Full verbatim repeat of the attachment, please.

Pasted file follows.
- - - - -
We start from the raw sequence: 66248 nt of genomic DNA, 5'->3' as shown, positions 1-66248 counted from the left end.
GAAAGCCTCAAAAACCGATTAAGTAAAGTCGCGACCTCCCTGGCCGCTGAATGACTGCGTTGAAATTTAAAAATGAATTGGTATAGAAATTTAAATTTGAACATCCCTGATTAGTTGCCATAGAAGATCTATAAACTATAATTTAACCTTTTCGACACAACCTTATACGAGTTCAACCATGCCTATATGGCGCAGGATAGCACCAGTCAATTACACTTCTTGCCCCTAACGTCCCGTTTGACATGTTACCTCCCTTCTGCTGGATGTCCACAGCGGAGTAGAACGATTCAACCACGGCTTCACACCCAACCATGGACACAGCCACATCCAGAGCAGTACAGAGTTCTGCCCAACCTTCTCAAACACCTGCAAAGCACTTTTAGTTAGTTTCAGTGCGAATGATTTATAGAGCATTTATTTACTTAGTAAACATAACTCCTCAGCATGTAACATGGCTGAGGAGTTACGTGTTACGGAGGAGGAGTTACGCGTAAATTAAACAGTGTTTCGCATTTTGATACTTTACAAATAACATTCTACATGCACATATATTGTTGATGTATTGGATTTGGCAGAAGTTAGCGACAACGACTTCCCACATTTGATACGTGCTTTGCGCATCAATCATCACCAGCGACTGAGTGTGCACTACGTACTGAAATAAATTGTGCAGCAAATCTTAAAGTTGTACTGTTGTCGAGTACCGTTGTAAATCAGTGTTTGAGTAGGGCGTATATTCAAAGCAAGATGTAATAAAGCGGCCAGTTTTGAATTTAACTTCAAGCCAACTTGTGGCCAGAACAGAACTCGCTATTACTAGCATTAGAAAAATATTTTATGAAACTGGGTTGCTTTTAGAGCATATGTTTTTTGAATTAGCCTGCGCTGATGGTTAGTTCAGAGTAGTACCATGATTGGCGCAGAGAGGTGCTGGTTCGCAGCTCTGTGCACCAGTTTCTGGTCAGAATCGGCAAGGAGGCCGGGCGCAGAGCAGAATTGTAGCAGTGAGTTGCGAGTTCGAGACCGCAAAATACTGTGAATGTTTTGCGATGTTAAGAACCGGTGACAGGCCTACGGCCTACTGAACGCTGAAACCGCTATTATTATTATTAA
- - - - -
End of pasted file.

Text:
We start from the raw sequence: 66248 nt of genomic DNA, 5'->3' as shown, positions 1-66248 counted from the left end.
GAAAGCCTCAAAAACCGATTAAGTAAAGTCGCGACCTCCCTGGCCGCTGAATGACTGCGTTGAAATTTAAAAATGAATTGGTATAGAAATTTAAATTTGAACATCCCTGATTAGTTGCCATAGAAGATCTATAAACTATAATTTAACCTTTTCGACACAACCTTATACGAGTTCAACCATGCCTATATGGCGCAGGATAGCACCAGTCAATTACACTTCTTGCCCCTAACGTCCCGTTTGACATGTTACCTCCCTTCTGCTGGATGTCCACAGCGGAGTAGAACGATTCAACCACGGCTTCACACCCAACCATGGACACAGCCACATCCAGAGCAGTACAGAGTTCTGCCCAACCTTCTCAAACACCTGCAAAGCACTTTTAGTTAGTTTCAGTGCGAATGATTTATAGAGCATTTATTTACTTAGTAAACATAACTCCTCAGCATGTAACATGGCTGAGGAGTTACGTGTTACGGAGGAGGAGTTACGCGTAAATTAAACAGTGTTTCGCATTTTGATACTTTACAAATAACATTCTACATGCACATATATTGTTGATGTATTGGATTTGGCAGAAGTTAGCGACAACGACTTCCCACATTTGATACGTGCTTTGCGCATCAATCATCACCAGCGACTGAGTGTGCACTACGTACTGAAATAAATTGTGCAGCAAATCTTAAAGTTGTACTGTTGTCGAGTACCGTTGTAAATCAGTGTTTGAGTAGGGCGTATATTCAAAGCAAGATGTAATAAAGCGGCCAGTTTTGAATTTAACTTCAAGCCAACTTGTGGCCAGAACAGAACTCGCTATTACTAGCATTAGAAAAATATTTTATGAAACTGGGTTGCTTTTAGAGCATATGTTTTTTGAATTAGCCTGCGCTGATGGTTAGTTCAGAGTAGTACCATGATTGGCGCAGAGAGGTGCTGGTTCGCAGCTCTGTGCACCAGTTTCTGGTCAGAATCGGCAAGGAGGCCGGGCGCAGAGCAGAATTGTAGCAGTGAGTTGCGAGTTCGAGACCGCAAAATACTGTGAATGTTTTGCGATGTTAAGAACCGGTGACAGGCCTACGGCCTACTGAACGCTGAAACCGCTATTATTATTATTAA